Ryan Commerson: Ahead of the Times

We all know and recognize Ryan Commerson as one of several highly visible leaders during the 2006 Gallaudet Protest.

But in the aftermath of all that happened at Gallaudet -- more specifically, the continued vigilance against audism not only at Gallaudet but all over the world -- some of us might have forgotten that Commerson went to bat for us long before Tent City.

While I was putting together some notes for Michigan resident Dragan Jaksic's article on the Guest Writer page, I came across a letter Commerson addressed to Cece Winkler, Principal of the Michigan School for the Deaf.

Upon re-reading what Commerson had to say I realized he was ahead of his time. Several of the points he made when he expressed concern about the Michigan School for the Deaf would later apply to Gallaudet University (and beyond).

And, obviously, the Gallaudet protest was not a "one and done" deal. The protest is far from over. Its ripple effect is spreading all over the globe (the incident at Mississippi School for the Deaf is a perfect example). People who work in the Deaf world are now taking a closer look at how things are done. They either question the success of Deaf advocacy as we know it, or face being questioned themselves. Furthermore, the proliferation of Deaf blogs ensures that anytime there's unethical behavior affecting the Deaf community, everyone will know about it at the click of a mouse.

But before we step forward, I want to take a step backward. Let's review some powerful quotes from Commerson's aforementioned letter to Cece Winkler:

1. The simple virtue of thinking "If they can, it means I can too" does wonders to a child's self esteem. This, in turn, is one of the building blocks in foundations of a child's resiliency.

2. My concern is: with the mounting tension, one has to wonder how a Deaf student at MSD can develop resiliency when it seems as though Hearing staff are modeling (both through words and action) their innate beliefs that there are limits to what a Deaf person can do? "Yes, you can be anything you want, but..." The 'BUT' has an enormous weight on Deaf people, about equivalent to a cow sitting atop a person lying on the ground.

These comments floored me because that's the entire premise of my book, Deaf Again, right there. (I often say I'm "Deaf Again" or "Born Again Deaf" because I've lived in two deaf worlds. The first was the one where I internalized the belief that deaf people are and always will be inferior. The second deaf world -- make that the Deaf world -- is the one where I had Deaf role models and learned that it was okay to have a Deaf identity. Guess which world I thrived in?)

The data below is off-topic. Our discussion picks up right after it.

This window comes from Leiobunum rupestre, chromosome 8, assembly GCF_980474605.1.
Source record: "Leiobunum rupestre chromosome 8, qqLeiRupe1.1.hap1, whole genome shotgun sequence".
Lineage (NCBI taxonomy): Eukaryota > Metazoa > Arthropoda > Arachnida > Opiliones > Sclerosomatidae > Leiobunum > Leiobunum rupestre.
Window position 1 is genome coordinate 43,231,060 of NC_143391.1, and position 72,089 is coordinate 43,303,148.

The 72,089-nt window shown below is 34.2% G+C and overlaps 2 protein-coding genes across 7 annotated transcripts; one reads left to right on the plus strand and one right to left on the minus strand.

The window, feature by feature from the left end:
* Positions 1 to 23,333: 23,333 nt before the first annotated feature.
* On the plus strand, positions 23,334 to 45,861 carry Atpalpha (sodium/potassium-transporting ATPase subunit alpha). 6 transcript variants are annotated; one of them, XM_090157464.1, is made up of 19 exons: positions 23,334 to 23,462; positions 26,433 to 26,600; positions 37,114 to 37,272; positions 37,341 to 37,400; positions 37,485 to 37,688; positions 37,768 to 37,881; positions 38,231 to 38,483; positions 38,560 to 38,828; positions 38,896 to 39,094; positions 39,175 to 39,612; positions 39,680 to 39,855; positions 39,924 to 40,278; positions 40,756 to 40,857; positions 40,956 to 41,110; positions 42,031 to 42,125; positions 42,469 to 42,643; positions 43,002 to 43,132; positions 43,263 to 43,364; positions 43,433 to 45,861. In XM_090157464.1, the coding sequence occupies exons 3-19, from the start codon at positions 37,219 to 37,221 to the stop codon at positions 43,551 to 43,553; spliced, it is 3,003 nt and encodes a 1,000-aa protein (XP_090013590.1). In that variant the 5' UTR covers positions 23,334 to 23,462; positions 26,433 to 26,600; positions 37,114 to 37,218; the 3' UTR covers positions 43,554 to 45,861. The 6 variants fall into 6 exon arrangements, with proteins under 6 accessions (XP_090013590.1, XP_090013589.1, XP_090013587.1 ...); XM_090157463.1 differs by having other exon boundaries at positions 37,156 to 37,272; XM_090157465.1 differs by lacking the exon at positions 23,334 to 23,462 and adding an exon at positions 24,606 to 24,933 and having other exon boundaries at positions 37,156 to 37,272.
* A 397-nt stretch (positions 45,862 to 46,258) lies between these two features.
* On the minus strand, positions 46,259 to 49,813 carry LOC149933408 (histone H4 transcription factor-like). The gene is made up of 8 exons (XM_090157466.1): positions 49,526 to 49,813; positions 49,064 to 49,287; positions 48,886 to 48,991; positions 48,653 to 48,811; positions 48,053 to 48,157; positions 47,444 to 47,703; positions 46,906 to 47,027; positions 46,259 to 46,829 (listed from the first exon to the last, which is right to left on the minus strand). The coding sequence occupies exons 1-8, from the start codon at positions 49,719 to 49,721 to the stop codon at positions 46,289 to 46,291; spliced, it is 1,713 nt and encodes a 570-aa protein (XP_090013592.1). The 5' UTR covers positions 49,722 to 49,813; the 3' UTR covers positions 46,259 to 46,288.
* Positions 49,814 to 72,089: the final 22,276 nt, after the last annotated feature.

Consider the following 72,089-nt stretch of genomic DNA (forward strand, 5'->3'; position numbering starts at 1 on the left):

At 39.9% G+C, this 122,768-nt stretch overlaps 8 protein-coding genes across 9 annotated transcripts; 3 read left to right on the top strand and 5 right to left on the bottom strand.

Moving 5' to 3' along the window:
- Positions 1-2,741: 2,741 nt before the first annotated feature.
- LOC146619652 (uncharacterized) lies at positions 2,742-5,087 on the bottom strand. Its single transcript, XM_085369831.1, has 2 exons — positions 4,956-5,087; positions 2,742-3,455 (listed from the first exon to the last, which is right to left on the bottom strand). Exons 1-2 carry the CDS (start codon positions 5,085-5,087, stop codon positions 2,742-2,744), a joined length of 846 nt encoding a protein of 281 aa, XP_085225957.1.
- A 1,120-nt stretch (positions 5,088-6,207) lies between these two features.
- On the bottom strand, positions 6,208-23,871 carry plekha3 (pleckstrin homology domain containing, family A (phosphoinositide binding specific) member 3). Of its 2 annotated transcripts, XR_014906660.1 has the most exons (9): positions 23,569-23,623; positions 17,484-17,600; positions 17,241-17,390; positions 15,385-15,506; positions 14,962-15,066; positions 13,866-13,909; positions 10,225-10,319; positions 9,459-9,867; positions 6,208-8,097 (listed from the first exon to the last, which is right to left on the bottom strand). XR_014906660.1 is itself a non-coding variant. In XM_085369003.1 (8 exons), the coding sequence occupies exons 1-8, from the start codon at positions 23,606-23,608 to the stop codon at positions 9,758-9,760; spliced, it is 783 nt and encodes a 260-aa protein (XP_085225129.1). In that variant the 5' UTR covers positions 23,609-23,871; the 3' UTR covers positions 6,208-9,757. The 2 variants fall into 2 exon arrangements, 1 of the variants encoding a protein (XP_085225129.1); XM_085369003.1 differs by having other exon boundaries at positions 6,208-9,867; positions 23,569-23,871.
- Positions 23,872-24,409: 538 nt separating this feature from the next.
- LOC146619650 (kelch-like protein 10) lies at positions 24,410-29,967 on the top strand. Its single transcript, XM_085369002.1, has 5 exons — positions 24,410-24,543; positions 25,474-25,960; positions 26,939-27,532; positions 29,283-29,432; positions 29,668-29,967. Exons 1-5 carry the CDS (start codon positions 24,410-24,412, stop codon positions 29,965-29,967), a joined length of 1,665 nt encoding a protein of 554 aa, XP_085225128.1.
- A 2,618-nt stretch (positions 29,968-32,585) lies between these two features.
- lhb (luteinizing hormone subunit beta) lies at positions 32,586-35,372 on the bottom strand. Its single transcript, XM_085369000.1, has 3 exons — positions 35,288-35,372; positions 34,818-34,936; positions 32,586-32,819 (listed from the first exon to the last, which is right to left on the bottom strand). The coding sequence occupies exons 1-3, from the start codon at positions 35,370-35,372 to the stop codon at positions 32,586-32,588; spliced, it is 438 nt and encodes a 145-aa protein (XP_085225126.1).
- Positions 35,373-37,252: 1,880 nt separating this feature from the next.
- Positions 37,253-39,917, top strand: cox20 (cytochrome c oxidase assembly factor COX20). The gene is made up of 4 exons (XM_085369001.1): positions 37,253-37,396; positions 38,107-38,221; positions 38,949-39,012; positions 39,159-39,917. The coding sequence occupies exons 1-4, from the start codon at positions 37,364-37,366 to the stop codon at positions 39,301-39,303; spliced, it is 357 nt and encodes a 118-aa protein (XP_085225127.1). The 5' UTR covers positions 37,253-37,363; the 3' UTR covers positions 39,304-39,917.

If you want me to further validate these assertions, I gladly refer you to a dear mentor of mine, Dolly Schulman. She's the director of The Modern Gestalt Institute in Wayne, Pennsylvania.

It was during Schulman's year-long course in Gestalt Theory and Practice where I learned about introjects. Introjects are messages we internalize from our parents and the world around us after repeated exposure to certain comments and behaviors.

Are you one of those people who eats every single morsel on his or her plate because your parents repeatedly reminded you there are kids starving in some third world country? Congratulations, you've been programmed by an introject.

Another example: if you've ever seen grown men trying their best not to cry in public, you've witnessed yet another introject in action -- most likely these macho types internalized the message that "big boys don't cry." This is powerful programming, folks.

Introjects do not have to be verbal. They can be implied, they can be learned simply from observing other people's behavior. Kids watch their parents and teachers all the time and internalize what they see. In fact, behavior is far more powerful than words.("Do as I say, not as I do" does NOT work!)

So if Deaf children grow up in the company of authority figures who, discreetly or otherwise, believe deep down that Deaf people are inferior, these Deaf kids are going to grow up with one hell of a nasty introject. It can adversely affect their ability to become leaders and thrive in the world at large. In fact, it was in Deaf Again where I wrote about my own self-imposed glass ceiling. It took me a long time to get past that. Where do you think I learned to think this way?

As I read Commerson's letter to Cece Winkler, all of this came back. I knew immediately that he was right. And I also realized that way before Tent City was ever erected, Commerson was starving in his own tent in Michigan to fight on behalf of the psychological and educational wellbeing of Deaf children. (For those of you who were out golfing or something, Commerson was on a hunger strike back then.)

Inspiring? Yes. Mission accomplished? Not quite. We still have a long way to go. But it begins right now with a big "Thank You" to Commerson for getting the ball rolling in Michigan. It jarred the consciousness of the Deaf community and I believe we're collectively ready to toss out the "inferior" introject that's been hanging over our heads for centuries.

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